‘The Games were excellent, great fun,’ he said.
‘I enjoyed the tennis – it was great to come away with the gold medal – and I met lots of people.
There was a really good atmosphere there.’Pankhurst explained that his role in the CILTA covers performance tennis for junior players in all the Channel Islands.’My responsibility is for the under 18 performance players who are based at all the different clubs across the islands.
There are two accredited performance clubs in Jersey, Les Ormes and the Caesarean, and I’m also a CILTA tennis coach and responsible for the county squads plus players in the LTA Futures programme.’There are two current Channel Islands players – Heather Watson and Nick Thiebault, both from Guernsey – who are national Futures players and Guernsey’s Isabel Wray and Jersey’s James Faudemer who are County Futures players.Originally a coach on the education side of the LTA, Pankhust, who is 23, is also directly responsible for the mini-tennis set-up in the islands.’The Channel Islands are producing a good number of performance players,’ he said, ‘and the figures are on a par, per head of population, with those in counties of a comparative population size, such as Wiltshire.
We’re also doing much better than Devon, Dorset and Cornwall.’As is the case with all sports in the Channel Islands, Pankhurst said that what all the players need is a decent level of opposition to improve their games and to give them competition experience.’The LTA understands this and, from the top down, players in the islands are heavily supported by LTA funding so U10, U11, U13 and U18 teams can all go away to play.’Proof that the system is working came recently when the U11 girls’ team qualified for the U11 national finals.’It was the first time ever that a CI team qualified to play against Surrey, Hampshire and Sussex, all big tennis counties – and they beat Surrey.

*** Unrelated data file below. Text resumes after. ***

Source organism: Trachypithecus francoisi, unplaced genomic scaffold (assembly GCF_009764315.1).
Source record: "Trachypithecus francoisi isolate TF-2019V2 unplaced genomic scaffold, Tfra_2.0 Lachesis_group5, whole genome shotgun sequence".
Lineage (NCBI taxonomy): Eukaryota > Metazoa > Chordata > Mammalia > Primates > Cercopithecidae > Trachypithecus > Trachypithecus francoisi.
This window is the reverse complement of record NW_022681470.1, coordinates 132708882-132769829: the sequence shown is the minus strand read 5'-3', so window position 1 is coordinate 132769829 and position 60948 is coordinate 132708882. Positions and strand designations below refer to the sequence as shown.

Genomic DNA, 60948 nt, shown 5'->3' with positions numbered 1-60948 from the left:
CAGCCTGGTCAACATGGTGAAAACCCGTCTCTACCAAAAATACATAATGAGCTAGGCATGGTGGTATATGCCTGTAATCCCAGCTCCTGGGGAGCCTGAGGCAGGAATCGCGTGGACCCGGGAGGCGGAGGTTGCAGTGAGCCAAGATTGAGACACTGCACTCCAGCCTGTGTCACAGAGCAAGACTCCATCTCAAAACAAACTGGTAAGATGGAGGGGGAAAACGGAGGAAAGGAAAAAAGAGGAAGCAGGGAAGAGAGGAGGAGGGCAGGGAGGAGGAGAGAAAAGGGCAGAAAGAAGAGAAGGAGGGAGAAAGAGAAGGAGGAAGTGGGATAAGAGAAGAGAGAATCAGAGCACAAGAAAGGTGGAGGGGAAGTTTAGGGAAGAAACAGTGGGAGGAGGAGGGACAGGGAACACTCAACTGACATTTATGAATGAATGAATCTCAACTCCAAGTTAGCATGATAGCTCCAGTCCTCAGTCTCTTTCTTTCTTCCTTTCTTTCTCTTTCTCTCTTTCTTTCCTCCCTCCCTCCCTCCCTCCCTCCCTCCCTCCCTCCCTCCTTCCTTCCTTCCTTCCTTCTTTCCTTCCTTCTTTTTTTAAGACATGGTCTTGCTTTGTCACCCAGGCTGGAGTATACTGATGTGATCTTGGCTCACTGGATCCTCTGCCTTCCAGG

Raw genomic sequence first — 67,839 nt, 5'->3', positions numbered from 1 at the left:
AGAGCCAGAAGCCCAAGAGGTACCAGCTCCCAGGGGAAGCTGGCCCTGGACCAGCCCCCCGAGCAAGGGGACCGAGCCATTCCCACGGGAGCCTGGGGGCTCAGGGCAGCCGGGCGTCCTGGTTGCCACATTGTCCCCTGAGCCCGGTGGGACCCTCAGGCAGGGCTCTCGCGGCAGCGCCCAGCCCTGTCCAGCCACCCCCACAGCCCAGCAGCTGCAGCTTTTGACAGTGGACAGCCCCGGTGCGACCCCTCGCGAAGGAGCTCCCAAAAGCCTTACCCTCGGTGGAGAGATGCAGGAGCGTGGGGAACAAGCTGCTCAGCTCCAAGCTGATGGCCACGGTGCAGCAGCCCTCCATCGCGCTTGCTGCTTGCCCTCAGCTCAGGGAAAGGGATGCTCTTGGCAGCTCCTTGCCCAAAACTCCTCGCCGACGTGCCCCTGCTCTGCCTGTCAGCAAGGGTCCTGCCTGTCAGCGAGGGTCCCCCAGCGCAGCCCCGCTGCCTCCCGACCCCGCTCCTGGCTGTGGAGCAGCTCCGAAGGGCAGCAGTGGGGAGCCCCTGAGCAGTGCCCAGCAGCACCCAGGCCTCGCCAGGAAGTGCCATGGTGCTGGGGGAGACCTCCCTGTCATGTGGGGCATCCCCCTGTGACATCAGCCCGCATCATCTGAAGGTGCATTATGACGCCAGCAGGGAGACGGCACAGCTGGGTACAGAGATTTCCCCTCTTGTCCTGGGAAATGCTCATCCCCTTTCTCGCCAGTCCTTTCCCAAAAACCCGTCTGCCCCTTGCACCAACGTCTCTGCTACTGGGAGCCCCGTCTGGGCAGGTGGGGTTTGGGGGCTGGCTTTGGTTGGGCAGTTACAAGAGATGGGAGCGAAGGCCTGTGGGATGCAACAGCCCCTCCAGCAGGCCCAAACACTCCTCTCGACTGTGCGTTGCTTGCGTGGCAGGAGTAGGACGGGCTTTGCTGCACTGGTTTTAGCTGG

Heather is the top U11 player in the country, and the Channel Islands county squad is now seventh in the country.
It’s probably one of the best things that has happened to CI tennis in the last ten years.’Again, as is the case with all sports, tennis sees a massive drop-out rate when the players approach 14.’My priority for the youngsters is to make it fun, but a lot of the fun for them comes from improving their game and beating their peers.
And the kids want to stay ahead of their counterparts on the mainland.’Long term planning is essential, and Pankhurst said it had been scientifically proven that teaching youngsters the right things at the right time in their development – including discipline and respect – produces players for the future.His own path to his current career included schooling at Millfield, where he was tennis captain, and a BSc in sports science from the University of Bath.He was one of the top eight U18 players in Great Britain and competed in satellite and futures tournaments.He thought seriously about playing tennis full-time, especially when he got to the U18 National semi-finals, but instead opted for A-levels and university before taking up coaching, and he is the only tennis coach in the UK to hold both the Performance Coaching and the Tennis Development Award, both at the highest level.’I love coaching and trying to help players improve .
it’s a big motivator, and being CPO gives me extra responsibilities such as organising trips away.
‘The improvement in CI tennis is down to the coaches.
We wouldn’t be anywhere if it wasn’t for them, they work so hard at grass roots level and we need people like them at all levels to maintain standards.
‘The LTA provides development courses to improve coaching standards and, specifically, to ensure coaches keep their licences which gives them credibility and shows they are of a certain standard.’